A new Australian study suggests that increased intake of omega-3 fatty acids may reduce depressive symptoms for older people with mild cognitive impairment, and lower their risk of digressing to dementia. At the same time, a controversially discussed review found no benefits associated with omega-3 fatty acid supplementation on cognitive function in cognitively healthy older people.
The randomized controlled trial investigated potential benefits of supplementing a diet with eicosapentaenoic acid (EPA) and docosahexaenoic acid (DHA) for depressive symptoms, better quality of life (QOL) and improved cognition for elderly people with mild cognitive impairment (MCI) (1). A total of 50 people aged over 65 years with MCI were divided into groups and given supplements rich in EPA (1.67 g EPA + 0.16 g DHA per day), DHA (1.55 g DHA + 0.40 g EPA per day) or the omega-6 fatty acid linoleic acid (LA; 2.2 g per day) for a period of 6 months. The study results showed that, compared with the LA group, geriatric depres-sion symptoms improved significantly among people in the EPA and DHA groups. Verbal fluency also got better in the DHA group. Reduced symptoms of depression were correlated with increased DHA plus EPA intakes. Improved self-reported physical health was associated with increased DHA intakes, although there were no clinical effects on other cognitive or QOL parameters.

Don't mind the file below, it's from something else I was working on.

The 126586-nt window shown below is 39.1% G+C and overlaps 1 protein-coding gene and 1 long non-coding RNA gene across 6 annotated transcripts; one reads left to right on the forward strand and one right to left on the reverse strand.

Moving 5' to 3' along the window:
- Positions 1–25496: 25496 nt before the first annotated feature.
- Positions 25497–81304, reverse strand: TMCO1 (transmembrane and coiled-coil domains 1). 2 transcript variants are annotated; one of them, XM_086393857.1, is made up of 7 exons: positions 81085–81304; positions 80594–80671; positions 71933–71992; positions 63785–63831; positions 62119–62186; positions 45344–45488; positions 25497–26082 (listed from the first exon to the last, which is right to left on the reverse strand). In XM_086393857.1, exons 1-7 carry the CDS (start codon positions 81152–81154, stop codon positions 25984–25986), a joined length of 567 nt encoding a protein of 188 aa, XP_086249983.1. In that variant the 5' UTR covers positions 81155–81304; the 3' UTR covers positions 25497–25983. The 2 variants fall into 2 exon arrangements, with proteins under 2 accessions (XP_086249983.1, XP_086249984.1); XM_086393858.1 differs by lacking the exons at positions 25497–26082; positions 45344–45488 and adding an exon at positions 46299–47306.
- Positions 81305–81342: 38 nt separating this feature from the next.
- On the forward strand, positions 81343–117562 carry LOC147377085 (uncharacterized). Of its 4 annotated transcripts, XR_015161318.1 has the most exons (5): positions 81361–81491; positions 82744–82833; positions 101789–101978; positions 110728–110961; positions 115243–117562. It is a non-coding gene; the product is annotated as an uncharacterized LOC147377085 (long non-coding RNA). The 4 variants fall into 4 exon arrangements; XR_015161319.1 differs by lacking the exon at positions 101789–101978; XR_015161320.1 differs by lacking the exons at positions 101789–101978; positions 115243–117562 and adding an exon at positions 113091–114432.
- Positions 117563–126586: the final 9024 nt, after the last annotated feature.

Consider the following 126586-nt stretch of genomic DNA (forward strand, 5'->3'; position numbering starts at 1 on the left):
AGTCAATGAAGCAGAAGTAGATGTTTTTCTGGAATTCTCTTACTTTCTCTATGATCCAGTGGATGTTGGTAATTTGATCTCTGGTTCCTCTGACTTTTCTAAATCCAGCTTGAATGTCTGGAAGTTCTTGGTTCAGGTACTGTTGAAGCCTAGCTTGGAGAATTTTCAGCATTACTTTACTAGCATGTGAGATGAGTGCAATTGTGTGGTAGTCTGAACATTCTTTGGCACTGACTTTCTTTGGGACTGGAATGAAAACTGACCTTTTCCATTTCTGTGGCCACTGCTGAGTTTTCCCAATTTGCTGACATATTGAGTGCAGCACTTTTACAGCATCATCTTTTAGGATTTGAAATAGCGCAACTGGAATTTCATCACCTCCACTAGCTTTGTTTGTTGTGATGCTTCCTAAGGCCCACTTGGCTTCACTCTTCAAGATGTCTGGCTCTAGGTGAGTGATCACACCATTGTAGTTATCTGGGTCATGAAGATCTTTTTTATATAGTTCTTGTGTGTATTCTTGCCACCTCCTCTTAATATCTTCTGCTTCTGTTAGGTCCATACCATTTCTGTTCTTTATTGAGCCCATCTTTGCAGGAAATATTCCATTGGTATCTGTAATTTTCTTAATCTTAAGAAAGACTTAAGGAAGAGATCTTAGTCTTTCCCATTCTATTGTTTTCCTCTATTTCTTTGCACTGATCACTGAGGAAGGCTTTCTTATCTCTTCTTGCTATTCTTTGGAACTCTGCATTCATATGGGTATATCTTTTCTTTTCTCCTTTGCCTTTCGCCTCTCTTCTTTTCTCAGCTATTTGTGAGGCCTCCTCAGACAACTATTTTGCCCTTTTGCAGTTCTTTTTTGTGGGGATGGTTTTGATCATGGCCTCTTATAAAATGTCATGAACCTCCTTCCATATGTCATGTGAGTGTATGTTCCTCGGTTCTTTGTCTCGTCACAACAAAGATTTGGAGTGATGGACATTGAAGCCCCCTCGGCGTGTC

The researchers concluded that increased intakes of DHA and EPA may be beneficial for the mental health of elderly people with MCI. Increasing omega-3 fatty acid intake may reduce depressive symptoms and the risk of digressing to dementia. These findings require larger clinical trials need to be confirmed, said the resear-chers.
In a systematic review, published at the same time, 3 randomized controlled trials involving 3,536 cognitively healthy participants over the age of 60 years were analyzed to see whether omega-3 supplements did prevent cognitive decline and dementia (2). The data analysis showed no effect on cognitive function. Expert criticized that the studies evaluated in the review had serious flaws: while the largest trial focused on the prevention of cardiovascular diseases and was not designed to measure cognition (Geleijnse J. M. et al. 2011), the two smaller studies were short and used doses that were too low to show an effect (Dangour A. D. et al. 2010) or included participants who already had high levels of DHA in their blood to begin with (van de Rest O. et al. 2008).